1.2.2. New England (1787-1833): The Dartmouth College Case


Trustees of Dartmouth College v. Woodward – New Hampshire, 1817 (1 N.H. 111), reversed, 17 U.S. 518 (1819)

  • The Dartmouth College case started as an intramural battle between New Hampshire Democrats and Federalists, but it morphed into a battle over the extent to which state legislatures could regulate corporations.  
  • New Hampshire’s colonial legislature chartered Dartmouth College in 1770.  The college soon became New Hampshire’s premier institution of learning, accumulated substantial property, and remained a bastion of Federalist sentiment in an increasingly Democratic state.  In 1816, at the instigation of Gov. William Plumer, the legislature amended Dartmouth’s charter, enlarging the board of trustees and allowing the governor to “pack” the board with new appointees who, it was expected, would side with him in his fight with college President John Wheelock over control of the college’s affairs.
  • The old trustees challenged this move.  New Hampshire’s supreme court, which was dominated by recently-appointed Plumer allies, sided with Plumer and the legislature, holding that because the college served a public function and had been created by the state, the state could change its charter at will.
  • Dartmouth College appealed to the U.S. Supreme Court and prevailed.  Chief Justice John Marshall viewed Dartmouth’s original charter as a private contract more than a state charter.  He held that because the charter was a contract, it could not be changed without Dartmouth’s consent. 
  • Dartmouth College was one of the most important American judicial decisions of the early 19th century, but its practical effect was limited.  New Hampshire responded to the decision by enacting an “anti-Dartmouth law” providing that in future, all corporate charters would be issued subject to the state’s right to amend them at any time – for example, by enacting regulatory laws.  States throughout New England and the rest of the United States soon enacted similar laws, which were universally upheld by the courts.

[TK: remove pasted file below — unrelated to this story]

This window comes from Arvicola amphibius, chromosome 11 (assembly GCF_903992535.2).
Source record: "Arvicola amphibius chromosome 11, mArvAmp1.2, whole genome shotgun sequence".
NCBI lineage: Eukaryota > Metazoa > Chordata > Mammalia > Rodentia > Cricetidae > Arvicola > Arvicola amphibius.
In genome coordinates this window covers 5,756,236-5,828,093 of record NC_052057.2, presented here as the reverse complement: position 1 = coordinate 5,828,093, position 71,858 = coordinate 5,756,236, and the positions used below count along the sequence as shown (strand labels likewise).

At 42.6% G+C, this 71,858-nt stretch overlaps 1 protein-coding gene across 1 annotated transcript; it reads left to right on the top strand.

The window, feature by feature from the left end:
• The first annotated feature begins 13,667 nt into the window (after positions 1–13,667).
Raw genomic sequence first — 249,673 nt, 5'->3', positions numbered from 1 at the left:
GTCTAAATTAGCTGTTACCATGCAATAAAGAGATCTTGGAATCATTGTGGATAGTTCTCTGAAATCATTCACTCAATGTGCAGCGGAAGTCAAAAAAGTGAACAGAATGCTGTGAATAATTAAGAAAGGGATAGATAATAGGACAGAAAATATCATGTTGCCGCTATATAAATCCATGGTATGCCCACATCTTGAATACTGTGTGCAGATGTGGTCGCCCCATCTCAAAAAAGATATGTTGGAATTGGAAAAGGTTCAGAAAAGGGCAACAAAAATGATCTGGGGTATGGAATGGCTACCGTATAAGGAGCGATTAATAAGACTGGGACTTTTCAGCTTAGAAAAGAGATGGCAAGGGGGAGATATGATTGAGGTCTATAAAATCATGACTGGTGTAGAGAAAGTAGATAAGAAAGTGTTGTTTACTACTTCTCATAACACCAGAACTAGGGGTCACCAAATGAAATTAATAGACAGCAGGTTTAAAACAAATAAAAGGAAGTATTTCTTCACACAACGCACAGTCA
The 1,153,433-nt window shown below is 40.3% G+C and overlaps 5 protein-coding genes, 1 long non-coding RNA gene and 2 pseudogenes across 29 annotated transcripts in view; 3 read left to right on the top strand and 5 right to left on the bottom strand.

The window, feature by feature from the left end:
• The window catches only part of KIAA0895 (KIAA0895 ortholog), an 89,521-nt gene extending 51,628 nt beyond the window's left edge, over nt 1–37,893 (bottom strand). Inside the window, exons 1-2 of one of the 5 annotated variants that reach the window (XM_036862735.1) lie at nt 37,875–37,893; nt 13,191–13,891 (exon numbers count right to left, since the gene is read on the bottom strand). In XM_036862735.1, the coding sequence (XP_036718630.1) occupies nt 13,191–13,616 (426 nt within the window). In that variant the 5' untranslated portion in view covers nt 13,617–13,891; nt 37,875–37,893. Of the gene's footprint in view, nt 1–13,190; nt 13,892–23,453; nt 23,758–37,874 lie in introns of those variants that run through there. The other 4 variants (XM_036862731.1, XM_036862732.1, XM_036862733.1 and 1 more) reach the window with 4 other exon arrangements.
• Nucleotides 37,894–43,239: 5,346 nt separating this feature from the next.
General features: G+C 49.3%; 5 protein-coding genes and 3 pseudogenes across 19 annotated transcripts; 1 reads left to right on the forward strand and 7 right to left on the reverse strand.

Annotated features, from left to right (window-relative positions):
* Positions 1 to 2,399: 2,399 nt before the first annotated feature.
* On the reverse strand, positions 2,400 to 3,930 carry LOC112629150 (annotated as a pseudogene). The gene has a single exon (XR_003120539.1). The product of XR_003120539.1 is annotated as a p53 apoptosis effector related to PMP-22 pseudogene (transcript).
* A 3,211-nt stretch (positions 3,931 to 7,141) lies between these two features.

Anti-Dartmouth Laws Passed

Maine

 

New Hampshire

 

Vermont

 

Massachusetts

1831

Rhode Island

1844

Connecticut

 


Dartmouth College (1793) - courtesy Wikimedia Commons


New Hampshire Gov. William Plumer

“[The constitutional prohibition against impairment of contracts] must not be construed to embrace contracts, which are in their nature, mere matters of civil institution; nor grants of power and authority, by a state to indivs, to be exercised for purposes merely public. …

“[M]ake the trustees independent, and they will ultimately forget that their office is a public trust … will overlook the great purposes for which their powers were originally given, and will exercise them only to gratify their own private views and wishes, or to promote the narrow purposes of a sect or a party.” – New Hampshire Justice ___, in Dartmouth College